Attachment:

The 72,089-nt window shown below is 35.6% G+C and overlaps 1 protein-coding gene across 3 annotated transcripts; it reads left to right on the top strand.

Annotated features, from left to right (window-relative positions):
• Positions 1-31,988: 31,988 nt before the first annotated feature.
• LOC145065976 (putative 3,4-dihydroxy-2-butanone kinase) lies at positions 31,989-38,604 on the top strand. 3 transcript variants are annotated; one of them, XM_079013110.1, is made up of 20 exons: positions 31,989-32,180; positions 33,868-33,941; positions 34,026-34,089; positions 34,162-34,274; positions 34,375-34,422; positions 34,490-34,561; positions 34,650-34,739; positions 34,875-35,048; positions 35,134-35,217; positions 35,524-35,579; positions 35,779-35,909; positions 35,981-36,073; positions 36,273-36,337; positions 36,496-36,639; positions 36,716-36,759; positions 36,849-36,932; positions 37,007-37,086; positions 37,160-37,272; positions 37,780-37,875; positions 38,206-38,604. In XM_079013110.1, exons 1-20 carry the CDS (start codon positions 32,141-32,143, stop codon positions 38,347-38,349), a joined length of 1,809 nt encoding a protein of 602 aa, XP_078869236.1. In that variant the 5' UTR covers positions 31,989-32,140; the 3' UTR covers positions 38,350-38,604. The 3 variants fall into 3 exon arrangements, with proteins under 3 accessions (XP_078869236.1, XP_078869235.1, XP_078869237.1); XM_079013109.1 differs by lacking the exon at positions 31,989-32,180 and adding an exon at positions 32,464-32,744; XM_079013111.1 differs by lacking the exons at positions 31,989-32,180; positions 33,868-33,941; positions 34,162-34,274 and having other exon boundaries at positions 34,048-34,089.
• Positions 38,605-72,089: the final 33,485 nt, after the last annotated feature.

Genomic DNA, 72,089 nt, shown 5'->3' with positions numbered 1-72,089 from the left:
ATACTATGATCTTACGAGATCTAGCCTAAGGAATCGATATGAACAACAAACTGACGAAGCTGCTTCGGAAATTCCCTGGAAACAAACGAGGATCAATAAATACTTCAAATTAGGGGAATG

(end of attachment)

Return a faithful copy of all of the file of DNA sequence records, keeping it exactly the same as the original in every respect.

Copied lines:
The 72,089-nt window shown below is 35.6% G+C and overlaps 1 protein-coding gene across 3 annotated transcripts; it reads left to right on the top strand.

Annotated features, from left to right (window-relative positions):
• Positions 1-31,988: 31,988 nt before the first annotated feature.
• LOC145065976 (putative 3,4-dihydroxy-2-butanone kinase) lies at positions 31,989-38,604 on the top strand. 3 transcript variants are annotated; one of them, XM_079013110.1, is made up of 20 exons: positions 31,989-32,180; positions 33,868-33,941; positions 34,026-34,089; positions 34,162-34,274; positions 34,375-34,422; positions 34,490-34,561; positions 34,650-34,739; positions 34,875-35,048; positions 35,134-35,217; positions 35,524-35,579; positions 35,779-35,909; positions 35,981-36,073; positions 36,273-36,337; positions 36,496-36,639; positions 36,716-36,759; positions 36,849-36,932; positions 37,007-37,086; positions 37,160-37,272; positions 37,780-37,875; positions 38,206-38,604. In XM_079013110.1, exons 1-20 carry the CDS (start codon positions 32,141-32,143, stop codon positions 38,347-38,349), a joined length of 1,809 nt encoding a protein of 602 aa, XP_078869236.1. In that variant the 5' UTR covers positions 31,989-32,140; the 3' UTR covers positions 38,350-38,604. The 3 variants fall into 3 exon arrangements, with proteins under 3 accessions (XP_078869236.1, XP_078869235.1, XP_078869237.1); XM_079013109.1 differs by lacking the exon at positions 31,989-32,180 and adding an exon at positions 32,464-32,744; XM_079013111.1 differs by lacking the exons at positions 31,989-32,180; positions 33,868-33,941; positions 34,162-34,274 and having other exon boundaries at positions 34,048-34,089.
• Positions 38,605-72,089: the final 33,485 nt, after the last annotated feature.

Genomic DNA, 72,089 nt, shown 5'->3' with positions numbered 1-72,089 from the left:
ATACTATGATCTTACGAGATCTAGCCTAAGGAATCGATATGAACAACAAACTGACGAAGCTGCTTCGGAAATTCCCTGGAAACAAACGAGGATCAATAAATACTTCAAATTAGGGGAATG